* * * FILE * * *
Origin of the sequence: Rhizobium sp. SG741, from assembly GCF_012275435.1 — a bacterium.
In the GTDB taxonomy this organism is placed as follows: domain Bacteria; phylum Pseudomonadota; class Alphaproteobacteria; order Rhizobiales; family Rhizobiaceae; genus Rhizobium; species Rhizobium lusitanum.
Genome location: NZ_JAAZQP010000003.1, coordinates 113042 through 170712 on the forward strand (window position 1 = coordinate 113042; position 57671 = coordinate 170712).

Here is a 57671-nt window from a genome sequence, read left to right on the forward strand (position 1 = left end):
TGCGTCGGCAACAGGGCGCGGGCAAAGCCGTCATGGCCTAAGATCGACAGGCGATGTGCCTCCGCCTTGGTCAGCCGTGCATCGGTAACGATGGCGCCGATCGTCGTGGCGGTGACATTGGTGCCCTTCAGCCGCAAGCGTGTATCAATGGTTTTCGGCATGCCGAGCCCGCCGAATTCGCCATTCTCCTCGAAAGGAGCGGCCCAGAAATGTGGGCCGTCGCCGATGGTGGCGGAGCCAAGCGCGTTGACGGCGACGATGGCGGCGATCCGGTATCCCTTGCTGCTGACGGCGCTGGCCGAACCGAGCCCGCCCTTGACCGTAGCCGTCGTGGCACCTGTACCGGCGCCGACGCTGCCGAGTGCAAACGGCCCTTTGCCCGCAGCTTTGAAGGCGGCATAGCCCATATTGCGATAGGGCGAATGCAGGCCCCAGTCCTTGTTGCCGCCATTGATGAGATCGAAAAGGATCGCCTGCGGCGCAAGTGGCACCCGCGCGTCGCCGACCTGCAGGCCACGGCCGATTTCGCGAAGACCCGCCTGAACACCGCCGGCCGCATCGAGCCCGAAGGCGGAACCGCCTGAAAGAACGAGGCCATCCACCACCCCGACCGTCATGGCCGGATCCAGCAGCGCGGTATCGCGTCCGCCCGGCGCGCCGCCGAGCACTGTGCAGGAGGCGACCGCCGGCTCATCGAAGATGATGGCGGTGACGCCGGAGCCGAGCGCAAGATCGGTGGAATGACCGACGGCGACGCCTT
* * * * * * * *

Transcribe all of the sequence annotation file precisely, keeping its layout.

Origin of the sequence: Rhizobium sp. SG741, from assembly GCF_012275435.1 — a bacterium.
In the GTDB taxonomy this organism is placed as follows: domain Bacteria; phylum Pseudomonadota; class Alphaproteobacteria; order Rhizobiales; family Rhizobiaceae; genus Rhizobium; species Rhizobium lusitanum.
Genome location: NZ_JAAZQP010000003.1, coordinates 113042 through 170712 on the forward strand (window position 1 = coordinate 113042; position 57671 = coordinate 170712).

Here is a 57671-nt window from a genome sequence, read left to right on the forward strand (position 1 = left end):
TGCGTCGGCAACAGGGCGCGGGCAAAGCCGTCATGGCCTAAGATCGACAGGCGATGTGCCTCCGCCTTGGTCAGCCGTGCATCGGTAACGATGGCGCCGATCGTCGTGGCGGTGACATTGGTGCCCTTCAGCCGCAAGCGTGTATCAATGGTTTTCGGCATGCCGAGCCCGCCGAATTCGCCATTCTCCTCGAAAGGAGCGGCCCAGAAATGTGGGCCGTCGCCGATGGTGGCGGAGCCAAGCGCGTTGACGGCGACGATGGCGGCGATCCGGTATCCCTTGCTGCTGACGGCGCTGGCCGAACCGAGCCCGCCCTTGACCGTAGCCGTCGTGGCACCTGTACCGGCGCCGACGCTGCCGAGTGCAAACGGCCCTTTGCCCGCAGCTTTGAAGGCGGCATAGCCCATATTGCGATAGGGCGAATGCAGGCCCCAGTCCTTGTTGCCGCCATTGATGAGATCGAAAAGGATCGCCTGCGGCGCAAGTGGCACCCGCGCGTCGCCGACCTGCAGGCCACGGCCGATTTCGCGAAGACCCGCCTGAACACCGCCGGCCGCATCGAGCCCGAAGGCGGAACCGCCTGAAAGAACGAGGCCATCCACCACCCCGACCGTCATGGCCGGATCCAGCAGCGCGGTATCGCGTCCGCCCGGCGCGCCGCCGAGCACTGTGCAGGAGGCGACCGCCGGCTCATCGAAGATGATGGCGGTGACGCCGGAGCCGAGCGCAAGATCGGTGGAATGACCGACGGCGACGCCTT